5. Hearts on Fire
Manual Phere is a Hindu custom that involves the happy couple circling a sacred fire seven times. As they circle the fire, the couple must think about the four objectives in life. These include; Dharma (duty to family and god); Karma (Sacred energy); Artha (Prosperity) and Moksha (Liberation). The bride symbolises divinity and leads the groom in the first three rounds, while the groom leads the last four (super romantic!). Here comes the fun bit … after the sacred rounds, there is a race to see who can sit first and the winner is said to rule the household!
6. Playing Game
Aeki Beki is a custom practiced by the Gujarati people. It’s a fun and joyous game for the couple who aren’t afraid to get their hands dirty! In this tradition, a tray of water is mixed with milk and snider (vermillion) and then filled with coins and a ring. The aim is to find the ring four out of seven times to be the winner, and you guessed it! The winner will rule the household and receives token money and gifts from the family.
7. Paranormal Activity
In traditional Indian culture, baby girls who are born with facial deformities are believed to be possessed by ghosts. As a form of culture exorcism, the girl is required to marry an animal, usually a goat or a dog in an extravagant ceremony. The good news? Well, once the ghosts have been removed, the girl is free to marry a two-legged man afterwards.
8. The Tree-Hugger
Here, when rare astrological combination between Mars and Saturn comes under the 7th house, the Mangliks are born. Magliks are helpless individuals who are said to be cursed by the fiery nature of Mars and likely to cause early death for their future husband. There is only one way to ward off this doomed curse and that way is to marry a tree first!
This custom, Kumbh Vivah believes that a tree is the only way to break from this curse and after the marriage, the tree destroyed, symbolising a broken curse.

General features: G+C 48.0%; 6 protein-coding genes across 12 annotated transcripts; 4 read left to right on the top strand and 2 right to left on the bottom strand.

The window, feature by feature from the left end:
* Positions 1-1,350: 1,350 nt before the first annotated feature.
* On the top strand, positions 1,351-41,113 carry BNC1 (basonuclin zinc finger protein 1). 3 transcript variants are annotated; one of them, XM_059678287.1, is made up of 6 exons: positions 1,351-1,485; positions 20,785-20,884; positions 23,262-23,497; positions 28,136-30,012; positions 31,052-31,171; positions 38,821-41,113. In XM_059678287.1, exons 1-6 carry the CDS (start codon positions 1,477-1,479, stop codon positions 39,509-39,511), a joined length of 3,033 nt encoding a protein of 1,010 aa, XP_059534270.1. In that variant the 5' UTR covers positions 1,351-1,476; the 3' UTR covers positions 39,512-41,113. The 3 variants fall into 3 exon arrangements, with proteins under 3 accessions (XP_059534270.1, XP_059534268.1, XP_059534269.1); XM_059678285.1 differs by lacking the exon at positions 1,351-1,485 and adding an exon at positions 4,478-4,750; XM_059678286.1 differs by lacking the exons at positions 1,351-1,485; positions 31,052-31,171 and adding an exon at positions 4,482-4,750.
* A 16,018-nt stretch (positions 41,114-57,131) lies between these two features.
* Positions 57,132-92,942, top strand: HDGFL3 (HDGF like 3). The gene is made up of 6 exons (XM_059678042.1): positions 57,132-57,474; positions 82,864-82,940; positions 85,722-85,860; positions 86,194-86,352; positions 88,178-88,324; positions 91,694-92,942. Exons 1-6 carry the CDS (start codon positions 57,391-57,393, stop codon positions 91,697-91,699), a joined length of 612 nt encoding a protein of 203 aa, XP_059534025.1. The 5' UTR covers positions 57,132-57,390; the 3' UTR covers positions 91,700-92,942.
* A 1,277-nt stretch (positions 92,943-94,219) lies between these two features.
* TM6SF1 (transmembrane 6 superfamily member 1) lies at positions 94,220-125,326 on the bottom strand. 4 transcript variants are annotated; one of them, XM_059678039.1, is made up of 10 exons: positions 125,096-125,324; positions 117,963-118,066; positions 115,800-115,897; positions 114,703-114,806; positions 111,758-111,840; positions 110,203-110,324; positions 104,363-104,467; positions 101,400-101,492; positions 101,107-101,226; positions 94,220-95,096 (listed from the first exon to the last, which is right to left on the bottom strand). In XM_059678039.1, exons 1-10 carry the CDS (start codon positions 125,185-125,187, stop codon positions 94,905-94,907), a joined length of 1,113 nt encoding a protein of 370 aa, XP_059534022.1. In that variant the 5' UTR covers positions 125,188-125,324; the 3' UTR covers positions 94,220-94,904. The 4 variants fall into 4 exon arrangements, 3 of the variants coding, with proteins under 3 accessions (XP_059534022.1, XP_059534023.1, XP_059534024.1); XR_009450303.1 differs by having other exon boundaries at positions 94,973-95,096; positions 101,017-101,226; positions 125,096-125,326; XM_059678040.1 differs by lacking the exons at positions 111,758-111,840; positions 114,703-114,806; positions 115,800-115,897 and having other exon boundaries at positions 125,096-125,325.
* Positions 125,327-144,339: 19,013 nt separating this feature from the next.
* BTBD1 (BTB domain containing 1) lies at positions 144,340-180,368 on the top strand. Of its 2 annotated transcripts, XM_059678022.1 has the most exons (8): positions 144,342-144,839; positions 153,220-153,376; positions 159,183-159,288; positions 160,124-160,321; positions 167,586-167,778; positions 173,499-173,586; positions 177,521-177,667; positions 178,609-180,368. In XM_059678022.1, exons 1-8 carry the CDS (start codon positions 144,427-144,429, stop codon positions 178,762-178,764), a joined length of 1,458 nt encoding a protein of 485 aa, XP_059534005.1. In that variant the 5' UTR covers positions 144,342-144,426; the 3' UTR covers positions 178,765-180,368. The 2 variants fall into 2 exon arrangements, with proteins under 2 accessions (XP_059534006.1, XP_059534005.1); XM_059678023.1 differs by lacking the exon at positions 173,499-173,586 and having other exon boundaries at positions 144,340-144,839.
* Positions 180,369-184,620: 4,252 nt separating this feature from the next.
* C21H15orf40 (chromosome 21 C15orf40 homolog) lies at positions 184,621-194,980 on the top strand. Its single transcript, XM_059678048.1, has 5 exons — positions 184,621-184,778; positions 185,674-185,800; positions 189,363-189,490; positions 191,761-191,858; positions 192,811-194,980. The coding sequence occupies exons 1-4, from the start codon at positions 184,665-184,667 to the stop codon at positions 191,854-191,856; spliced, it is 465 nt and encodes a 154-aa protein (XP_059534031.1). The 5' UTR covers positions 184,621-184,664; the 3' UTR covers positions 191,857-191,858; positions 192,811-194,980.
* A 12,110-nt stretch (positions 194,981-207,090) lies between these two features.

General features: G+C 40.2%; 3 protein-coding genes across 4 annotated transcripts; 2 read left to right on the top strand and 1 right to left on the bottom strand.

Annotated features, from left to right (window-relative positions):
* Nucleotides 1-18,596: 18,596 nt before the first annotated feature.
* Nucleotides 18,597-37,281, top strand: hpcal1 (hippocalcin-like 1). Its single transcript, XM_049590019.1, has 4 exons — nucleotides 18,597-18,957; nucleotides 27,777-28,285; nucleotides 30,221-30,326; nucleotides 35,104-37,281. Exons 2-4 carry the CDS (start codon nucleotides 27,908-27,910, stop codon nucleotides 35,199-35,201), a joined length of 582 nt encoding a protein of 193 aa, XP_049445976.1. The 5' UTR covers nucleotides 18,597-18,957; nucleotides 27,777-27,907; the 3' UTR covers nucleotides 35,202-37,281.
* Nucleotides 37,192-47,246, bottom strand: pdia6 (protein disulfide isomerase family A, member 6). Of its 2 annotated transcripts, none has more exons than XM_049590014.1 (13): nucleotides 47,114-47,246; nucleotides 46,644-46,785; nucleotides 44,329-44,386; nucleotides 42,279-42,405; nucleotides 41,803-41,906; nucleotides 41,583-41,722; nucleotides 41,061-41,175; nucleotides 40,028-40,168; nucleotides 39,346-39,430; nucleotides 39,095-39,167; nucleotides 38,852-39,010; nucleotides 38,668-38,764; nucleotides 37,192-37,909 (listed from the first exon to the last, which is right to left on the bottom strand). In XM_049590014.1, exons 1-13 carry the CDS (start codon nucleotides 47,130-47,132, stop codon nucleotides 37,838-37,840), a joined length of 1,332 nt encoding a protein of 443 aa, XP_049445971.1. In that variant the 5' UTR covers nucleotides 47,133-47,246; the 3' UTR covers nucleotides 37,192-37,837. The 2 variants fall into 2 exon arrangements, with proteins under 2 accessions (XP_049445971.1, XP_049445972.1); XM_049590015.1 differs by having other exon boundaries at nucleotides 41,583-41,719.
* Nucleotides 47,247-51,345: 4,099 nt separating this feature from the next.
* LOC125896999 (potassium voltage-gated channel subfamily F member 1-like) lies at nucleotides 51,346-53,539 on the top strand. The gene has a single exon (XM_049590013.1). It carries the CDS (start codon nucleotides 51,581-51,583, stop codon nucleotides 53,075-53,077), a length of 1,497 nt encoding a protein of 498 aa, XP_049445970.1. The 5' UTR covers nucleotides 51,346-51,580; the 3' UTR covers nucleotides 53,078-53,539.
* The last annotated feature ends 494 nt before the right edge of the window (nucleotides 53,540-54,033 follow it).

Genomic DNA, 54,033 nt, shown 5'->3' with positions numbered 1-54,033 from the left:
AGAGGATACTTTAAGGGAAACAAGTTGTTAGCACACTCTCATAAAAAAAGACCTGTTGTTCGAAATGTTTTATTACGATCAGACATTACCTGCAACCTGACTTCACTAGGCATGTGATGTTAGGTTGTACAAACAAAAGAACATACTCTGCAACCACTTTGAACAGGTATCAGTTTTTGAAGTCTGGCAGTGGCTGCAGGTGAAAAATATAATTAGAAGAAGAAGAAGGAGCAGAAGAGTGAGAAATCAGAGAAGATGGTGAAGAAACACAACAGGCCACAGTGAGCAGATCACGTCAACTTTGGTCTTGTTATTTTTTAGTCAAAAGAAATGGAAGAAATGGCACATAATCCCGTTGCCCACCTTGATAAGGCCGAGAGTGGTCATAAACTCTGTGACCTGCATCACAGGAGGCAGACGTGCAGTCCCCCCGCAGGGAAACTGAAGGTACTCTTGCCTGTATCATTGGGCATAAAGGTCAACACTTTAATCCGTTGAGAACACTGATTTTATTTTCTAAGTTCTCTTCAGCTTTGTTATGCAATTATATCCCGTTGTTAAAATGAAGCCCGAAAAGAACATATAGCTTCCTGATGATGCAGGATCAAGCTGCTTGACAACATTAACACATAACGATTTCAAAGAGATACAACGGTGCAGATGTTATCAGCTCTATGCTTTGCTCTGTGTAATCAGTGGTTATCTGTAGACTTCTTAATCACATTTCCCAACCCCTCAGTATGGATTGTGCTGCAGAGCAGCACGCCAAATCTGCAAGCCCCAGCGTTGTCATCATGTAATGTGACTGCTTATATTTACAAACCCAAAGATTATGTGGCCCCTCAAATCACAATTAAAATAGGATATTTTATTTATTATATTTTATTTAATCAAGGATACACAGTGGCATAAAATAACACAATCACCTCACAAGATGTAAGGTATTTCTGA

FAQs about Indian weddings
What to expect at an Indian wedding?
Typically, an Indian wedding lasts about three days. The first day is an intimate ceremony between the couple and their close relatives. The second day is where the Sangeet takes place in the evening. This is generally open to all guests. The third day is the main ceremony. You could be invited to any or all three.
How long is an Indian wedding ceremony?
The ceremony that takes place on the third day usually is between one and a half and two hours! followed by a reception.
How to prepare for an Indian wedding?
Do you research! A culture as abundant as the Indian has many traditions and guidelines.
What does an Indian bride wear?
A wedding lehenga is a traditional Indian dress worn during weddings. Brides do not wear white in traditional Indian weddings because it is a colour of mourning (unlike westerners). Instead, they choose a vibrant sari that expresses their ethnicity.
What does an Indian groom wear?
A long jacket, known as a Sherwani, is worn by the groom over fitting pants, known as Churidas. They are usually worn in a hue that complements the bride. Gold or white are popular choices. His Mojari loafers, which are usually made of leather, and are removed before entering the mandap.